For example:

<pre><code class="javascript">
if (this.styleSets.each) {
} else {
    for (var i in this.styleSets) {

The other available styles are “html”, “css” and “ruby”.

For example, here’s how ruby would look like:

  def display_article(article = nil)
      @article      = block_given? ? yield : article
      @comment      = Comment.new
      @page_title   = @article.title
      auto_discovery_feed :type => 'article', :id => @article.id
      render :action => 'read'
    rescue ActiveRecord::RecordNotFound, NoMethodError => e
      error("Post not found...")

And it looks easy to create other styles. See the stylesetguide.html file for details.

Update: Turns out Dan already had a fix, so if you grab the trunk, you will be fine.

Here’s his version of the patch:

    for (var i=0; i < this.styleSets.length; i++) {

Install your own ruby on a shared host

Since I upgraded to Typo 4.0, and in the process rails 1.1.6 I have had a few occurrences where nanoRAILS would hang, several bloated processes would be sitting there and not respond, and the only option at that point was to kill all ruby processes once I realized what was happening, which could be several hours. Suffice it to say, this is not a good option.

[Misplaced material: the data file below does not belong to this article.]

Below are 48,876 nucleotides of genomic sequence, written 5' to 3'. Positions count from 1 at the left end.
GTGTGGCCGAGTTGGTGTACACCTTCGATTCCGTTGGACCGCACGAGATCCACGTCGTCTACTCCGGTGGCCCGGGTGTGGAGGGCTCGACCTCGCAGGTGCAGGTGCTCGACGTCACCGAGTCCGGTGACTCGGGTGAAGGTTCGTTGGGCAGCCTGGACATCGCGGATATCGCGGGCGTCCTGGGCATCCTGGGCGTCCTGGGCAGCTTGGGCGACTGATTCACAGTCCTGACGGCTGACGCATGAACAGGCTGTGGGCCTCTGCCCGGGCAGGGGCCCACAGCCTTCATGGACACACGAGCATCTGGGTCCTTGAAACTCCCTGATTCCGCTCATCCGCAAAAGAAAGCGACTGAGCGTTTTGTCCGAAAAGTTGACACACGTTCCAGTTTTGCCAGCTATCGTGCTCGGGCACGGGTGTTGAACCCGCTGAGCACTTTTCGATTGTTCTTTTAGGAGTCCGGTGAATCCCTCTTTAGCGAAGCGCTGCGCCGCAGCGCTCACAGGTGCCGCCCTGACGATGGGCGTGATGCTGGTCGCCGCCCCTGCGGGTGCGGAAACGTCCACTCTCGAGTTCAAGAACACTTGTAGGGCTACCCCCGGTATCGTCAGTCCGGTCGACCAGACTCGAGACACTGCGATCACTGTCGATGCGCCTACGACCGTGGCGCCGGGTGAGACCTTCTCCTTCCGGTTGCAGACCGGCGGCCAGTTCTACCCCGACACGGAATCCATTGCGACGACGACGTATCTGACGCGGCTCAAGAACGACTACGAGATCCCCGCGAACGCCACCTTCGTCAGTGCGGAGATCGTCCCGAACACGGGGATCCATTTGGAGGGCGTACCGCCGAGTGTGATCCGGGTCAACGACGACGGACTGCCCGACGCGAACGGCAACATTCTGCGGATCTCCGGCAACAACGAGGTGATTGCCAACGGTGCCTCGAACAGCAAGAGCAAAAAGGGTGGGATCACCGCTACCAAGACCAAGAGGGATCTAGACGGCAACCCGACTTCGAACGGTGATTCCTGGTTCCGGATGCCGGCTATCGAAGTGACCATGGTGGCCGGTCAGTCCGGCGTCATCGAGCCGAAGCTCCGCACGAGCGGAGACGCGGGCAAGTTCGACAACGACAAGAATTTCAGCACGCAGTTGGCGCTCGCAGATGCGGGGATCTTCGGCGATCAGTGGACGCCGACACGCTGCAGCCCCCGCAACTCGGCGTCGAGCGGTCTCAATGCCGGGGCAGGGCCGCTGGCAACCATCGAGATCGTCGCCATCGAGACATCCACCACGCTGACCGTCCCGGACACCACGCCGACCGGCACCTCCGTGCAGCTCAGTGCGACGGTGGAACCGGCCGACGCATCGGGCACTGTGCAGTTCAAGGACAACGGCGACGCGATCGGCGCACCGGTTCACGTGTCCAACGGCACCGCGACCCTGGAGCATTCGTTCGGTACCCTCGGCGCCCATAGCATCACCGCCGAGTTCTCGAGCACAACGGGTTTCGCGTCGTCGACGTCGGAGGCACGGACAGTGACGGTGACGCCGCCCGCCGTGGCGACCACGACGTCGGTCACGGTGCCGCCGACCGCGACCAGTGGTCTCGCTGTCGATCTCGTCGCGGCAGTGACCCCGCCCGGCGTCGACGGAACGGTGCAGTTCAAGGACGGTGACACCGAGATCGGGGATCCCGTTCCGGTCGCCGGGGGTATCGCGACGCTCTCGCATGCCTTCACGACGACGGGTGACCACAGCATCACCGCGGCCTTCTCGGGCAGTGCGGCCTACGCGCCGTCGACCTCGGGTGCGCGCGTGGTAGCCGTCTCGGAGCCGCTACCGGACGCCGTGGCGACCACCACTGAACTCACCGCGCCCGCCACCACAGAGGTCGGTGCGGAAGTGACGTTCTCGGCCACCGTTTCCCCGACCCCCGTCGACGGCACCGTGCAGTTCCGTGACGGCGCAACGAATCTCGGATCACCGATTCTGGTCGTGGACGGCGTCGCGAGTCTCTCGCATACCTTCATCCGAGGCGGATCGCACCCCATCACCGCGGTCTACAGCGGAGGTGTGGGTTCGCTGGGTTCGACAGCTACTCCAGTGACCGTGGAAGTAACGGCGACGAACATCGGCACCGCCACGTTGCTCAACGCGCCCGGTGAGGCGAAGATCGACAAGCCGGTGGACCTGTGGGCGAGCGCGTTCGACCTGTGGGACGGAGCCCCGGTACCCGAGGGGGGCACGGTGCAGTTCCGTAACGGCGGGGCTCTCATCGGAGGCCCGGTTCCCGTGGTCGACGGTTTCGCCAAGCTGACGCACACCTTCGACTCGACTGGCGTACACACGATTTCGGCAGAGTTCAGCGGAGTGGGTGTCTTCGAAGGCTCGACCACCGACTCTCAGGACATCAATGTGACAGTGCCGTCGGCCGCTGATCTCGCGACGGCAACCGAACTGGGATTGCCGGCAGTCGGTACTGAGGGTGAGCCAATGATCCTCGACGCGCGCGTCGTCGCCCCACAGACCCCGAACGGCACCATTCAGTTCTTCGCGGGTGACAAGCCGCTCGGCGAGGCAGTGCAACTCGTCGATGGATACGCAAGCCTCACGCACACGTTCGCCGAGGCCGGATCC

So after struggling during last rails upgrade to 1.1 on my host, the next logical step is to also use my own version of ruby so I can have better control on its environment, and even apply patches if necessary.

The following steps apply on a lot of systems. More specifically, my host is DreamHost (aff), and as best I can tell, I’m on a host with Debian Sarge.

Build your own Ruby

Download ruby from http://www.ruby-lang.org. The latest version is currently ftp://ftp.ruby-lang.org/pub/ruby/ruby-1.8.4.tar.gz

Create the makefile using

 ./configure prefix=[YOUR_OWN_RUBY_PREFIX]

Since you most likely don’t have root access, you need to override where ruby think it resides, and the way to do that is to set the prefix to somewhere into your home directory. Something like /home/USERNAME/ruby for example. From that point on, libraries, other builtin ruby files, gems will automatically install into your own ruby repository so you never have to worry about getting in trouble with an unforeseen upgrade.